Auto Expenses • Business miles (transporting children, shopping,education, meeting with parents, etc.)• Parking, tolls.
Bank Charges • Business bank account fees.• Check printing fees.
Dues/Publications• Daycare license, membership in daycare organization.• Daycare magazines and books for you or the children.
Education • Daycare seminars and classes.
Employee-Related Expenses• Wages, payroll taxes, workers’ compensation,employee benefits.• Reimbursement of expenses.
Insurance • Business liability insurance.• Daycare rider on home policy.
Legal and Professional• Attorney for daycare issues.• Accounting and tax preparation fees.
Office Supplies • Postage, paper, pens, pencils.• Record books, calendars.
Rent • Toy, equipment, DVD rental.• Building rent (if not operating the daycare in your home).
Supplies • Business portion of household supplies, such as cleaning supplies, paper goods, etc.• Children’s food, supplies, games, toys, crafts, etc.• Diapers, wipes, spare clothing.
Telephone • Daycare business line.• Daycare-related extra features added to basic landline.• Daycare portion of cell phone.
Other Expenses • Admission to zoo, museum, events, etc. for children.
Instead of tracking every penny you spend on food fort he children or adults in your care, you can use the standard meal and snack rates.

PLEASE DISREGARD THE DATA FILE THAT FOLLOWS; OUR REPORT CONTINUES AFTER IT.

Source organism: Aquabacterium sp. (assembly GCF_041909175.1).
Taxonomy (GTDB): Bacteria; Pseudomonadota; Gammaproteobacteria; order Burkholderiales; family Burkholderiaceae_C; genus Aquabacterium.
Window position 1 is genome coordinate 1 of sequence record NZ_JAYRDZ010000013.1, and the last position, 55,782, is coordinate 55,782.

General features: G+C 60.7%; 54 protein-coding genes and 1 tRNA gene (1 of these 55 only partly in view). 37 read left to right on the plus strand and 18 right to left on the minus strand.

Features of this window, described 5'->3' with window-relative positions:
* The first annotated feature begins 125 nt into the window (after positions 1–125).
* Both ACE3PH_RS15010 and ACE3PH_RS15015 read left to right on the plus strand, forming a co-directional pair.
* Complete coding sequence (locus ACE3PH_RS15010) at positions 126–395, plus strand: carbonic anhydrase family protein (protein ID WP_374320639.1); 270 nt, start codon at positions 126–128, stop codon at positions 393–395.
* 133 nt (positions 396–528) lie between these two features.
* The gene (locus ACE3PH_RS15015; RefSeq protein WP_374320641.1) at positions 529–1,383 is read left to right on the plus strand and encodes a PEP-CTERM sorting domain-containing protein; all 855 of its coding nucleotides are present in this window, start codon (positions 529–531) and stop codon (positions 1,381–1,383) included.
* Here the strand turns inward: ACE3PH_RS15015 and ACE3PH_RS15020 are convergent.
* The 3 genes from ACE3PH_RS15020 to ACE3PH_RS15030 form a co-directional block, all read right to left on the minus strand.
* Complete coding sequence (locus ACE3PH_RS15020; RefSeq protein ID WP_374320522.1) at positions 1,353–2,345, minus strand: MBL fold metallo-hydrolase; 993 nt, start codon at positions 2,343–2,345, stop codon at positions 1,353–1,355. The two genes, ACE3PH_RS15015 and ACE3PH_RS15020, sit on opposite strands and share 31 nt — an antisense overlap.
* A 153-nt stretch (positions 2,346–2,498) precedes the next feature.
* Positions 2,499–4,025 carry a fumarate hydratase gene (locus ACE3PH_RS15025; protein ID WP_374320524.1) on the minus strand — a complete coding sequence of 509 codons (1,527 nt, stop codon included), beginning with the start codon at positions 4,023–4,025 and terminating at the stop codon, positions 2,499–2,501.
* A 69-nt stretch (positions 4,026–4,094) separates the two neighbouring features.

2019 Rates by Location Breakfast Lunch/ Dinner* Snacks (up to 3)
Continental U.S. $1.31 $2.46 $0.73
Alaska $2.09 $3.99 $1.19
Hawaii $1.53 $2.88 $0.86
*Lunch and dinner, allowance for each.
Business Use of Your Home
Part of the cost of maintaining your home may be deductible as a business expense.
• You must be in the trade or business of providing daycare for children, persons age 65 or older, or persons who are physically or mentally unable to care for themselves.
• You must have (or be exempt from having) a license or other approval to operate under state law. If your application was rejected or your license or approval is in a revoked status, you do not qualify for this deduction.
Home-related expenses. If you meet the conditions above, you can deduct the business portion of the following home-related expenses.
Deductible Whether or Not You Are in Business:
• Real estate taxes and mortgage interest.*• Casualty losses.*• Qualified mortgage insurance premiums, if available.
Deductible Only if for Business:
• Homeowner’s insurance and association dues.
• Rent (if renting your home).
• Repairs and maintenance.
• Security system.
• Utilities and services.
• Depreciation (subject to certain limitations).
*Subject to limitation.
Calculating the home business-use percentage. The business use percentage used in deducting home expenses is based on the number of hours spent on daycare activities during the year and the area used regularly for daycare compared to the total square footage of the home. Provide these numbers to your tax preparer to compute the business use percentage.
Please contact the Sarasota CPAs at Sterling Tax & Accounting for more information!